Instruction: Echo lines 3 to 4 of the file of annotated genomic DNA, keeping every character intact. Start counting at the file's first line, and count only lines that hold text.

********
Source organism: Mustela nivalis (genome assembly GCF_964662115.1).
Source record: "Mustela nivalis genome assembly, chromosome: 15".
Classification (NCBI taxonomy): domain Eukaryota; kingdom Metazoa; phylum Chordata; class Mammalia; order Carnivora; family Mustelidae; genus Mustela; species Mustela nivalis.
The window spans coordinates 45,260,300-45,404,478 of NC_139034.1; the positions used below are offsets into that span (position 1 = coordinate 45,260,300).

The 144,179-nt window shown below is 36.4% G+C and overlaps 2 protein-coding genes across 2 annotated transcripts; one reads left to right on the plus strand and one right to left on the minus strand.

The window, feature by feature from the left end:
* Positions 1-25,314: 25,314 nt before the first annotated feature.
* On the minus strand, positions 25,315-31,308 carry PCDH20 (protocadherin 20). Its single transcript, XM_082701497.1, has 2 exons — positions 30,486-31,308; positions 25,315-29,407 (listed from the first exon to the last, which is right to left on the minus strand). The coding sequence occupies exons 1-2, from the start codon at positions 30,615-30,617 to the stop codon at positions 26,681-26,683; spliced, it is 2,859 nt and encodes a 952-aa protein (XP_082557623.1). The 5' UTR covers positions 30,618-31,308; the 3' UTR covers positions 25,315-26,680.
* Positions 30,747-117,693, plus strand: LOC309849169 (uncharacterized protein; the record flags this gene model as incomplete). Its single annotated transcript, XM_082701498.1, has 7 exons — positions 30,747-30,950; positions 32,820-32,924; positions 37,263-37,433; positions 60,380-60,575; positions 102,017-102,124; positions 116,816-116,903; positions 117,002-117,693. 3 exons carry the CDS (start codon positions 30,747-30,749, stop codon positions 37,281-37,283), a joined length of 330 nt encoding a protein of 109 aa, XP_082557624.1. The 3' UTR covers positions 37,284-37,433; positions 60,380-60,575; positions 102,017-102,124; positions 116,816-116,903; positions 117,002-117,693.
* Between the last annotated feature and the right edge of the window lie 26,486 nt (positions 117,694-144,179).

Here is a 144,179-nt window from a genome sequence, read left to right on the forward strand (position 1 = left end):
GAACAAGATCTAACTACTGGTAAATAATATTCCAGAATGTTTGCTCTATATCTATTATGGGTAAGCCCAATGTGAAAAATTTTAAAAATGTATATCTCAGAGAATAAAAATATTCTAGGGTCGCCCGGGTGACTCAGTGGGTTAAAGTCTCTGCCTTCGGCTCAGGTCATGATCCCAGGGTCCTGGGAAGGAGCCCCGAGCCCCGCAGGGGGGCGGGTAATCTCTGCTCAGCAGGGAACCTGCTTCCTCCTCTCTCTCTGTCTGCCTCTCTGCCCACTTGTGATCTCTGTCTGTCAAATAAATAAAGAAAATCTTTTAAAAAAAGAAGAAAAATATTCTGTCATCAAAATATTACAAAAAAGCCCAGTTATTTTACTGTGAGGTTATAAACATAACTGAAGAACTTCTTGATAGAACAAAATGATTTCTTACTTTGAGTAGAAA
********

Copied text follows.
Classification (NCBI taxonomy): domain Eukaryota; kingdom Metazoa; phylum Chordata; class Mammalia; order Carnivora; family Mustelidae; genus Mustela; species Mustela nivalis.
The window spans coordinates 45,260,300-45,404,478 of NC_139034.1; the positions used below are offsets into that span (position 1 = coordinate 45,260,300).